Kriss v. White, 87 F. Supp. 734 (N.D.N.Y 1949)
December 9, 1949
WHITE et al.
United States District Court N. D. New York.
John Braun, Albany, New York, for plaintiffs.
David Scribner and Arthur Kinoy, New York City, Leon Novak, Schenectady, New York, Marshall Perlin, Schenectady, New York, Robert Silverman, Schenectady, New York (M. Perlin, Schenectady, of counsel), for defendants.
FOLEY, District Judge.
This action was commenced in the Supreme Court of the State of New York, Schenectady County. Pursuant to Title 28 U.S.C.A. § 1446, a petition by the defendants for the removal of the action was filed in this district court. The action of the plaintiffs is equitable in its nature, seeking an accounting and injunctive relief. Approximately on the same date the defendants complied with the requirements of section 1446 as to the filing of the bond and written notice to adverse parties, temporary injunctive relief pendente lite was granted by the State court to the plaintiffs, after a hearing. Upon the oral argument of this motion herein by the plaintiffs to remand, it was admitted that a notice of appeal had been filed by the defendants from the order of the State Supreme Court granting the temporary injunction. The petition for removal filed by the defendants in this court seeks to meet the requirements of section 1441, Title 28 U.S.C.A., as to removability by allegation No. 4, stating:
"The above entitled action is a civil action, of which the district courts of the United States have original jurisdiction as set forth in Title III, section 301; Public Law 101, 80th Congress, Labor Management Relations Act, 1947."
This particular Act upon which the defendants base their rights to litigate in this United States District Court upon a federal question is popularly known as the Taft-Hartley Act, 29 U.S.C.A. § 141 et seq., and it is interesting to observe the defendants seeking to come within its provisions.
The problem presented as to the right of removal depends solely upon the statutory construction of section 301(a), Title III of the Labor Management Relations Act, 1947, Title 29 U.S.C.A. § 185(a). This particular section provides:
"Suits for violation of contracts between an employer and a labor organization representing employees in an industry affecting commerce as defined in this act, or between any such labor organizations, may be brought in any district court of the United States having jurisdiction of the parties, without respect to the amount in controversy or without regard to the citizenship of the parties." (Emphasis supplied to indicate the applicable portion urged by the defendants as supporting their position).
It is the contention of the defendants in their opposition to the motion to remand that the complaint herein definitely shows that the controversy is "between labor organizations" and thus within the intendment of Congress in this particular section and subdivision 301(a), conferring jurisdiction upon the district courts of the United States. It is their claim that the description of the plaintiffs in the title of the *735 action as designated officers of Local 301, United Electrical Radio and Machine Workers of America, and joining as defendants certain named officers of Local 301 as well as Albert J. Fitzgerald, as President, and Julius Emspak, as Treasurer of the International Union, United Electrical Radio and Machine Workers of America makes the action one "between labor organizations," or, as the defendants describe it in their brief, between two separate entities and thus by congressional enactment within the jurisdiction of the district courts. There is also reference by the defendants to the conferring of such jurisdiction by section 301(b), but it has been established by legal authority that section 301(b) does not enlarge to any extent the class of cases of which the district courts were given jurisdiction, United Packing House Workers of America v. Wilson & Co., D.C., 80 F. Supp. 563; Amazon Cotton Mills Co. v. Textile Workers Union, 4 Cir., 167 F.2d 183 at 187.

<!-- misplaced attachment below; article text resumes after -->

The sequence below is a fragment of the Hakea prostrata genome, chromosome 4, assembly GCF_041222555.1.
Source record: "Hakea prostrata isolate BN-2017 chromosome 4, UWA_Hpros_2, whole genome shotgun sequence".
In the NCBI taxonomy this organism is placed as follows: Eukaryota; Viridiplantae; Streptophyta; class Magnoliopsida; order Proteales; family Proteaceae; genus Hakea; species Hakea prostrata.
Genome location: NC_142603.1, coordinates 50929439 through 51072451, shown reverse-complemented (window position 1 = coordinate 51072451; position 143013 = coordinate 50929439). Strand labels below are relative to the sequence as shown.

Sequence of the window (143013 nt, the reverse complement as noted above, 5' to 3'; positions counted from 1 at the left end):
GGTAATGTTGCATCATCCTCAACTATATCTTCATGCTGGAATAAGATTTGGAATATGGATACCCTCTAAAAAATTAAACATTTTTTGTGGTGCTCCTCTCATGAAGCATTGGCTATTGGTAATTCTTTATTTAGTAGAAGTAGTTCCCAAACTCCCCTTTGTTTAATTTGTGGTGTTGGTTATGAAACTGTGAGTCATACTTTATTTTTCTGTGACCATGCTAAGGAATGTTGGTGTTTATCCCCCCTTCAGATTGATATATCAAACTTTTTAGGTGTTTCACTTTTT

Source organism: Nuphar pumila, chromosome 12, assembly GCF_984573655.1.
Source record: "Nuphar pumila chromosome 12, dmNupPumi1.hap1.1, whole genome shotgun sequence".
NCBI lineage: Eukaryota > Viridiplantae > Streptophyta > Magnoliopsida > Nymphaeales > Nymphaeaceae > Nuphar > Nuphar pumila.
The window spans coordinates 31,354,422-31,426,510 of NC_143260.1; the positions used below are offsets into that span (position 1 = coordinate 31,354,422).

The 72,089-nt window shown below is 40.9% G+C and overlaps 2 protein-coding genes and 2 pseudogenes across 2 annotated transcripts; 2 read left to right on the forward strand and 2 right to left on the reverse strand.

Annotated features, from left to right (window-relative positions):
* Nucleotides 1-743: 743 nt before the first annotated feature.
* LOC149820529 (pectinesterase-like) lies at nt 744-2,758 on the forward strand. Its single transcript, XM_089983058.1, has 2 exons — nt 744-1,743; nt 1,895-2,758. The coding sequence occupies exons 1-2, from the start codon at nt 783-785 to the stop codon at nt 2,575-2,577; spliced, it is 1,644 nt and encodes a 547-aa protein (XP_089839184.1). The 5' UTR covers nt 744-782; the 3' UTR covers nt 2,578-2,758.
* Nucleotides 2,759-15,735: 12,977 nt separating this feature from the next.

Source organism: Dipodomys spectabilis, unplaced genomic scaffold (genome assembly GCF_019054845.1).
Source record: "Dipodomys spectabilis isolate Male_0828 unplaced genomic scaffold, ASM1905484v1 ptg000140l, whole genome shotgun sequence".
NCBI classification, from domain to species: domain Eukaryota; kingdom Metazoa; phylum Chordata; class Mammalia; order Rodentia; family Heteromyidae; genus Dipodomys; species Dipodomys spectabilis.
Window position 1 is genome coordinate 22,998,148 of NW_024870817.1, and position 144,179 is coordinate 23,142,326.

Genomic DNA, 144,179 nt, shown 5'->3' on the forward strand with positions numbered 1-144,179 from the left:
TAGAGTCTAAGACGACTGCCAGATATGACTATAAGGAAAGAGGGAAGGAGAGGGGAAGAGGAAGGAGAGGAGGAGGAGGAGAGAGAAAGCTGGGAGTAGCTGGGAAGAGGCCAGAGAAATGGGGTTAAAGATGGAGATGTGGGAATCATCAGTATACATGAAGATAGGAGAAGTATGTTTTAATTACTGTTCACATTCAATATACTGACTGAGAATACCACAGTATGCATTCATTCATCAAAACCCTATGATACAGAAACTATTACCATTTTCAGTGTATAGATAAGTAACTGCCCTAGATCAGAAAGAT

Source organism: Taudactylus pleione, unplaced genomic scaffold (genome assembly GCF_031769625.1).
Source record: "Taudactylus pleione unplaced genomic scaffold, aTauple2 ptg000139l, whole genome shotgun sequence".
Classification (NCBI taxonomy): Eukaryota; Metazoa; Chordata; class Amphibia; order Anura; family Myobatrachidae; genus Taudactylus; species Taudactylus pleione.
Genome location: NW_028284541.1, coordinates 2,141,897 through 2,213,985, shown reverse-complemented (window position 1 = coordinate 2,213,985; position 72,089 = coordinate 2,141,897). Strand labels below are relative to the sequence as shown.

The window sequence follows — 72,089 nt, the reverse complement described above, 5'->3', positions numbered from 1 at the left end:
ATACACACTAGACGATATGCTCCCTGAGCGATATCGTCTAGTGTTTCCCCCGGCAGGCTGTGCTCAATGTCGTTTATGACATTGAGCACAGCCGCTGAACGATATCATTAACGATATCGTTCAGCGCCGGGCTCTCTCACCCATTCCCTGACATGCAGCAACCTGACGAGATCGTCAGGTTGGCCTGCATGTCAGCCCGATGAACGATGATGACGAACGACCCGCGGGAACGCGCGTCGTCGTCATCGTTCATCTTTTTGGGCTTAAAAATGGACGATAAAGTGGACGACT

The plaintiffs to the contrary urge that the complaint by its allegations clearly shows an intra-union dispute; that the plaintiffs are designated individually as well as officially and that they sue in the manner of a class action in behalf of all the other members of Local 301; that there is no semblance of a contractual dispute between separate labor organizations which would allow federal jurisdiction under section 301(a) of the Act.
The position of the plaintiffs in my judgment is much more tenable than that of the defendants as to the statutory construction, and their legal right to remand the action herein is bolstered by Snoots v. Vejlupek, 87 F. Supp. 503, U. S. District Court, Northern District of Ohio, Eastern Division, Jones, J., which is well in point and greatly similar in the circumstances and issues involved. The voluminous complaint of the plaintiffs shows a disturbing background of union strife but the gravamen is directed against the moneys of the individual members of Local 301, and the proper accounting and use of such funds. It is a family fight within the union and it seems immaterial that it ranges from the top to the bottom. The material allegations of the complaint and the prayer for relief are confined within the framework of a single union structure.
It would be tortuous logic to read into section 301(a) of the Act a congressional intent to bring the parties and issues disclosed by the complaint herein within federal jurisdiction. There is nothing in the legislative history of the Act showing such intent.
The motion to remand is granted.